Shakespeare’s Hamlet, like Chekhovian heroes, fails to take decisive action. But is not the main drive of Hamlet concentrated on eloquently demonstrating this very failure? Then again, just as Shakespeare manipulates Hamlet, so too the Greek tragic poets manipulate their heroes….Chekhov, by contrast, seems content to meander inconsequentially. He almost seems to allow his characters to take over, and rarely does he appear to manipulate them. In Chekhov nothing at all – not plot line, nor characters, nor even the very capacity to dither – is ever heroic, wholehearted, and concentrated.
George Calderon, his early translator into English, was therefore right to call the plays “centrifugal”, by contrast with other “centripetal” dramas (like Hamlet).
This is a very interesting point, and after having read Hamlet, Macbeth, and the Histories, Chekhov seems tame - primarily because none of the characters take action; they let action happen. They muse and reflect, but there is little emotion attached. Hamlet's expression of his doubts are certainly as philosophical as those of Vershinin or Trofimov, but they provoke emotional responses - emotional actions, such as Hamlet's frustrated, angry outbursts at his mother.
I think if I had read Chekhov first, I might have come to a different conclusion - that these are early Existentialist plays where life has no meaning, and the only human action in the face of this meaningless is non-action; but I still would not have liked them...would not have the visceral reaction to them as I do to Shakespeare.
Which leads me to another thought - action within a Hindu context. Hinduism is very prescriptive and ordered; and there are rules which govern most aspects of life - when you should get up, perform your ablutions, pray; when and whom to marry, etc. At the risk of seriously oversimplifying, the highly structured order which governs action was created in order for one to focus on spiritual evolution. The world is illusion, after all, and therefore providing a context and structure which enables the individual to tune out or ignore the extraneous is rational and sensible.
Therefore the actions implicit in the above are really non-actions - they require no deliberation and cannot cause internal conflict. "It is your duty to speak", said a Hindu colleague of mine when I remarked that no one in the audience seemed to be listening to a word that I was saying, "and it is their duty to be in the audience. Listening is another matter altogether".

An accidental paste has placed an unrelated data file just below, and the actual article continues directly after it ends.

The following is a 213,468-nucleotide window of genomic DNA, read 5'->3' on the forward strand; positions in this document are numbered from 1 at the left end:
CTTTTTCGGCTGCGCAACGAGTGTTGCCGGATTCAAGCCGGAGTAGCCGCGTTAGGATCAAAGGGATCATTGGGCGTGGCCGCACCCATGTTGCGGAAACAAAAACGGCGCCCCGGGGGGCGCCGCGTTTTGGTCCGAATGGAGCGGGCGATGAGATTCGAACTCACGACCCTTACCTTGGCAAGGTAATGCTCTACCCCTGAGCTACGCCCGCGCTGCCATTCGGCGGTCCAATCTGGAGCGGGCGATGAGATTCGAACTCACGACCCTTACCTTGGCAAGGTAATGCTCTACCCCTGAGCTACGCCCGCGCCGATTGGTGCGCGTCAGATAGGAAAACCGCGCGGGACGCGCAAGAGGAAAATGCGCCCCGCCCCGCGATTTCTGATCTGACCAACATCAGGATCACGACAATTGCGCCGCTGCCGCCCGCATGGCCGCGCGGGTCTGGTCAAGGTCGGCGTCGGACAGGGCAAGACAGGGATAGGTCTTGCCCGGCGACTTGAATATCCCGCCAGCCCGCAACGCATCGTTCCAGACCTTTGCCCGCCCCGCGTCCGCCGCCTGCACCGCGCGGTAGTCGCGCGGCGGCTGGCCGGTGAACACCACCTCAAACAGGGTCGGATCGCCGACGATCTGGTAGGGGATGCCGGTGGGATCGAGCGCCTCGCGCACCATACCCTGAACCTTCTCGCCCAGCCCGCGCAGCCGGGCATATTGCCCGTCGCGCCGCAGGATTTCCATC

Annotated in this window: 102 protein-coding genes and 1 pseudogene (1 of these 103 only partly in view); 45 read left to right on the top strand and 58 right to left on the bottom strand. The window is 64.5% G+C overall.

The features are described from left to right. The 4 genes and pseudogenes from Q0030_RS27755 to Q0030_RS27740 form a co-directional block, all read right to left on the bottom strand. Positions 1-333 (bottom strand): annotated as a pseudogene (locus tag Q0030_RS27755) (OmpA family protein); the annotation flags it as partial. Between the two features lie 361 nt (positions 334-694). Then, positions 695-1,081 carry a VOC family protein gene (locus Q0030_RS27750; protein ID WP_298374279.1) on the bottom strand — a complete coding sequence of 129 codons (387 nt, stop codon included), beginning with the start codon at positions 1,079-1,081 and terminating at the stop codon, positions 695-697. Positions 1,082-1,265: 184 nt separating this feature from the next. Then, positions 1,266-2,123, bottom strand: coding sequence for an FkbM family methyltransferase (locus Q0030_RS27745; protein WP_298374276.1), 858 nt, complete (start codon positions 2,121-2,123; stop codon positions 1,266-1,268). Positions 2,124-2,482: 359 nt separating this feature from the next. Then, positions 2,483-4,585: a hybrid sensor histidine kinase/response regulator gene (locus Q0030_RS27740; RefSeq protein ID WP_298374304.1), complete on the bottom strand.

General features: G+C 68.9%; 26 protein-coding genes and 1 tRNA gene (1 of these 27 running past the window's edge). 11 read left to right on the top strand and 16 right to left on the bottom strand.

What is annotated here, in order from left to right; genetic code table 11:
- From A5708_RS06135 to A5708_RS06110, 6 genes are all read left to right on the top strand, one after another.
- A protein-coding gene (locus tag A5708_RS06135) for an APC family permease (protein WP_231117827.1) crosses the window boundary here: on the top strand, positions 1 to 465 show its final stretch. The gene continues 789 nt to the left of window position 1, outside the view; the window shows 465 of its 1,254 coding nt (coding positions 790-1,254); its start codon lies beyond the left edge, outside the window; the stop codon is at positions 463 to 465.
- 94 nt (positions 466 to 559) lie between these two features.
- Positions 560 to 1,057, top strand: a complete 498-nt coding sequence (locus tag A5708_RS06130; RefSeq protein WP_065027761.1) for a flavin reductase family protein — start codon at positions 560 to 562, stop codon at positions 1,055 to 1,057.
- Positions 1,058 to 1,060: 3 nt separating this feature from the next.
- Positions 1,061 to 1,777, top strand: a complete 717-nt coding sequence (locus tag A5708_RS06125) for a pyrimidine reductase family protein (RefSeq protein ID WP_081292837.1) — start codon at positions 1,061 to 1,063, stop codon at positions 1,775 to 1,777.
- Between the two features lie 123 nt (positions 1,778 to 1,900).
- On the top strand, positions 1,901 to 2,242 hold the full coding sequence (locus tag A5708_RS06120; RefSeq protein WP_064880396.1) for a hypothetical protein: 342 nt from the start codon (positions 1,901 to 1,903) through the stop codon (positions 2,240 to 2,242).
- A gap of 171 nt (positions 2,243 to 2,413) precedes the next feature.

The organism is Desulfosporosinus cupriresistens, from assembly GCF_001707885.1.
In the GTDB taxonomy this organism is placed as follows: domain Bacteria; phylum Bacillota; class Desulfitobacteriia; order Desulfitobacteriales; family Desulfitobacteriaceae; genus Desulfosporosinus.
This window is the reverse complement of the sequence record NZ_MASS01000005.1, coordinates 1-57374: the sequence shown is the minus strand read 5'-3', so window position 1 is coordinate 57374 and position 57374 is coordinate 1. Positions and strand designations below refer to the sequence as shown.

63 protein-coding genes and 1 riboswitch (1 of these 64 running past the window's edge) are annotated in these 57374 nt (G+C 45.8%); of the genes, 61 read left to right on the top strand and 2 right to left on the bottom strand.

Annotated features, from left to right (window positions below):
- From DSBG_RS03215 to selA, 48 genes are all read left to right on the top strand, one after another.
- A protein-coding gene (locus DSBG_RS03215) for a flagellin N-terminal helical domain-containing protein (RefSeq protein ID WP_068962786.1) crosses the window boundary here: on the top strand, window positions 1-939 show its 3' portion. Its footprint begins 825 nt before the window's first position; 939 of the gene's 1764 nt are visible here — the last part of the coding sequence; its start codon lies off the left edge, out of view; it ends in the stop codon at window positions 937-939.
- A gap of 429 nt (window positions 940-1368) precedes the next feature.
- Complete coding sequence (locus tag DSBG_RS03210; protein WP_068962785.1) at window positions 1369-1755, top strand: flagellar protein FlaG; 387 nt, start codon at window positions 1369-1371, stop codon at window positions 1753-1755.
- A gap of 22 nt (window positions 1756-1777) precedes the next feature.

When I first arrived in India, I was given an old Ambassador car, the workhorse of the Indian fleet. It had a lawnmower engine, tractor steering, no firewall to speak of, a grinding shifting mechanism, and brakes slowed you, not always stopped. I knew my sitar teacher, my guru as I called him, was very unhappy that this rich American was driving an Indian car; and when my company finally upgraded my transportation to a Volkswagen, he smiled and said, "Ahhh....As it should be".
So I came to appreciate non-action as a legitimate response to the world. I think I would find much of this purist Hindu belief eroded after all this time and after the successful incursions of the West which India fought so hard to keep out; but since I left India over 35 years ago, that's all I have. In any case, it all came back to me when I read the criticism of Chekhov - that there was a third way. There was the heroic and tragic actions of Shakespeare and Aeschylus; the non-heroic, existential actions of Chekhov; and the spiritual "non-action" of Hindus.
This is perhaps not a bad lens through which to read theatre which I am no doing (in between Shakespeare, I have read Moliere, Ibsen, Chekhov, Wilder, Albee; and am about to read Gogol and Gorky).